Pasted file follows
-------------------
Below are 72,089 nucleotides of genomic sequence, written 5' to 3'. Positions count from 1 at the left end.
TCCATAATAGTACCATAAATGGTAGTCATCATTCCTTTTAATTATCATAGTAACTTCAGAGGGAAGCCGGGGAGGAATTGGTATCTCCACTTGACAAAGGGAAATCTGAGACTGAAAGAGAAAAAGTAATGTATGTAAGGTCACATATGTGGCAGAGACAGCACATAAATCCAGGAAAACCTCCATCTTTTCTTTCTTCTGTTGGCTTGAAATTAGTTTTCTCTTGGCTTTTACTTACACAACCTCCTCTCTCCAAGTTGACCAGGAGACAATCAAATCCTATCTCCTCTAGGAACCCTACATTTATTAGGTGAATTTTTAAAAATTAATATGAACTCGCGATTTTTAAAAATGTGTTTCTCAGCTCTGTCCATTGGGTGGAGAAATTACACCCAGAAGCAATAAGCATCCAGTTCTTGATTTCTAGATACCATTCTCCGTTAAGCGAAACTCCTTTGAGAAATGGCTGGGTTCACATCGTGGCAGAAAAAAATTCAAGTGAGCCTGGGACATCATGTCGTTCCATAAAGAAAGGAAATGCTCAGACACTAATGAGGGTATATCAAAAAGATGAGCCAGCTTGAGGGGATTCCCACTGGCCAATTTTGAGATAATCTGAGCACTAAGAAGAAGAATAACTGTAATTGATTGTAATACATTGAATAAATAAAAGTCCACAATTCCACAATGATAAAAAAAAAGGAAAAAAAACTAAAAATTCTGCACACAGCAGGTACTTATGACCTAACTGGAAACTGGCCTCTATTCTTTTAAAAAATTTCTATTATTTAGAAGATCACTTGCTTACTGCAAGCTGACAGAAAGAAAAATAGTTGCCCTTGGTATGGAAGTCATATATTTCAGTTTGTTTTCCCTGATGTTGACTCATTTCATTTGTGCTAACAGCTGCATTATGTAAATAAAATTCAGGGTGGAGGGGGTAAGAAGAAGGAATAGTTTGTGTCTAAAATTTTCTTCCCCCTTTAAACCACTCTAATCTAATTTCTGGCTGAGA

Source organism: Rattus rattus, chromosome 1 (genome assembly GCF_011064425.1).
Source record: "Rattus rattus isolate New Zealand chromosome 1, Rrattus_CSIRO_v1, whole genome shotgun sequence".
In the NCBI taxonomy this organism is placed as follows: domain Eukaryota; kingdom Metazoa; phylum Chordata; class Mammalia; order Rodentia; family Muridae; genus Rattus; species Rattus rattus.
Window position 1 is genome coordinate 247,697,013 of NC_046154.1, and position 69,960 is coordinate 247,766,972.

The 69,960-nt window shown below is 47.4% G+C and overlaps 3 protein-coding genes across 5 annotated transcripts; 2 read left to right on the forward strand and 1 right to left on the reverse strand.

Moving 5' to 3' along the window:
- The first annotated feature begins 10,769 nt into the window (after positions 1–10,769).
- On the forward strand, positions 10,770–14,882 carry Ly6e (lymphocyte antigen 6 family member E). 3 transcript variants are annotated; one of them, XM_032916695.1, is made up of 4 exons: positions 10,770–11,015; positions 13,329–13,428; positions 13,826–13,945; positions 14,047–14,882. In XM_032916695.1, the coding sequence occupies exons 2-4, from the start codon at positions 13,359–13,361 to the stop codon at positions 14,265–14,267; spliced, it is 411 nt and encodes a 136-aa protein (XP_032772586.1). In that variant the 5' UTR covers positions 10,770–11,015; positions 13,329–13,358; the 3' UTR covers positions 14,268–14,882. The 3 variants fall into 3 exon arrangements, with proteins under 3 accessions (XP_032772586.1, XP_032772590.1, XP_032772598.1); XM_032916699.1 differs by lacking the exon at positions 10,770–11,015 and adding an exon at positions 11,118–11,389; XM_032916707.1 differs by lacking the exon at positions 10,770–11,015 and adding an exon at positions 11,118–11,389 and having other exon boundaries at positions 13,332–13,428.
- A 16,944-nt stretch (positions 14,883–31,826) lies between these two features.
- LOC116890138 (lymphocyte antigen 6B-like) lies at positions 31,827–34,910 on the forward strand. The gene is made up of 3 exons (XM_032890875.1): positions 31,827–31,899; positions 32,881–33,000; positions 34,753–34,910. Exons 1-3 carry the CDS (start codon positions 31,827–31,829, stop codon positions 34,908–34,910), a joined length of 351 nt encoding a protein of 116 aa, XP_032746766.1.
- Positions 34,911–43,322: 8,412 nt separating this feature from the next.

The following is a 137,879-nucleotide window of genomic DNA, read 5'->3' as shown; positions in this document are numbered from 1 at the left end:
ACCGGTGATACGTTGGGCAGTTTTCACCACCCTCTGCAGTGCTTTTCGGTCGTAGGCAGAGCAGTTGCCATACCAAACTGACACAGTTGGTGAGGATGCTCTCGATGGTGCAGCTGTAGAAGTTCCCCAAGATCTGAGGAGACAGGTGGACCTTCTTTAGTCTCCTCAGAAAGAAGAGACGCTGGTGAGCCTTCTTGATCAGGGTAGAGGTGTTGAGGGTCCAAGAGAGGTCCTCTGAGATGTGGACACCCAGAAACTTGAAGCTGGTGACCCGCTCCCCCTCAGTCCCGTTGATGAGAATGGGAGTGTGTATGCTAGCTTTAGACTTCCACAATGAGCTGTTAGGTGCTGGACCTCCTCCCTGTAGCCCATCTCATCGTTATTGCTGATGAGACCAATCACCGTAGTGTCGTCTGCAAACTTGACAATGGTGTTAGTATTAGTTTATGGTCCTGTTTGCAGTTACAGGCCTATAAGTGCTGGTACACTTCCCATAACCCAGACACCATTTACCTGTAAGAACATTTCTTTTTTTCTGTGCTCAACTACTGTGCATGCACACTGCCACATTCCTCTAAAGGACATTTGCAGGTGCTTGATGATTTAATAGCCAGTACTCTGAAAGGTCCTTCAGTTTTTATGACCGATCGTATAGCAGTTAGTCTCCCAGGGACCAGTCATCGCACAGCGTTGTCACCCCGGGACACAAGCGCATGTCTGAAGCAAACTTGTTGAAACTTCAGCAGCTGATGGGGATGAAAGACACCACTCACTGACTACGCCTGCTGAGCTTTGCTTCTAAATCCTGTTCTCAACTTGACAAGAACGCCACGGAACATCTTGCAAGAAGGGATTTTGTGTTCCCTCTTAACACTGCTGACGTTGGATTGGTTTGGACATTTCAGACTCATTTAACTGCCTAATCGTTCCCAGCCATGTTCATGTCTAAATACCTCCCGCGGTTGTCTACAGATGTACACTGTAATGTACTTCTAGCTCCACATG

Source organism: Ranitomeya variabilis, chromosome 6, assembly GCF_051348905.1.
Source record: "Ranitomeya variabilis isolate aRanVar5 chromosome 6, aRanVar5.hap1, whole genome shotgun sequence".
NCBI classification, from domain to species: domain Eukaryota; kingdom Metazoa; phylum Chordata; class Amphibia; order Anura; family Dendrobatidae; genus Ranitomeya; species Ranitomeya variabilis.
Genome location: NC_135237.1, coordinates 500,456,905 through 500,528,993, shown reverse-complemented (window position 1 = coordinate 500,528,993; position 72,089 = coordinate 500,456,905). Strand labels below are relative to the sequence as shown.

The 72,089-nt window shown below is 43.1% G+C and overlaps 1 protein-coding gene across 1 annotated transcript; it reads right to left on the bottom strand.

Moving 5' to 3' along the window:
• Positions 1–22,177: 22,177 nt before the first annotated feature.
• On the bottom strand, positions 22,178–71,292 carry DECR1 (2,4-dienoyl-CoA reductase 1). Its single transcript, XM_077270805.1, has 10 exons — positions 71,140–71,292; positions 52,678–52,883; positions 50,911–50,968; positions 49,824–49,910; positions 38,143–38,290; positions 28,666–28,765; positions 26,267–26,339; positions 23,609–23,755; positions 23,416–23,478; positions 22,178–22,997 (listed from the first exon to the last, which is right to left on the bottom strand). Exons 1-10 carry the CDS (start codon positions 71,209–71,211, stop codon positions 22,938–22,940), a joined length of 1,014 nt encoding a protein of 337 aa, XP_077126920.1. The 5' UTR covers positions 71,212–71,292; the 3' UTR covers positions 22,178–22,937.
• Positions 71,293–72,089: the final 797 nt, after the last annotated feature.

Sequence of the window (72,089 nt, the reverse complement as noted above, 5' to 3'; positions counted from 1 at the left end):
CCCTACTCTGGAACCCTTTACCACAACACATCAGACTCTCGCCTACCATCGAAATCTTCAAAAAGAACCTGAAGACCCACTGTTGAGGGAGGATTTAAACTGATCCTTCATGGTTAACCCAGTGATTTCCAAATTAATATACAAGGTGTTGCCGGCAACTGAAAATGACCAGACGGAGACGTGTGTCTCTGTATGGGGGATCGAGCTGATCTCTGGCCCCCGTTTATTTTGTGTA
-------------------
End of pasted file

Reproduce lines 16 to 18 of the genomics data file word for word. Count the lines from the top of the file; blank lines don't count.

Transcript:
Source organism: Ranitomeya variabilis, chromosome 6, assembly GCF_051348905.1.
Source record: "Ranitomeya variabilis isolate aRanVar5 chromosome 6, aRanVar5.hap1, whole genome shotgun sequence".
NCBI classification, from domain to species: domain Eukaryota; kingdom Metazoa; phylum Chordata; class Amphibia; order Anura; family Dendrobatidae; genus Ranitomeya; species Ranitomeya variabilis.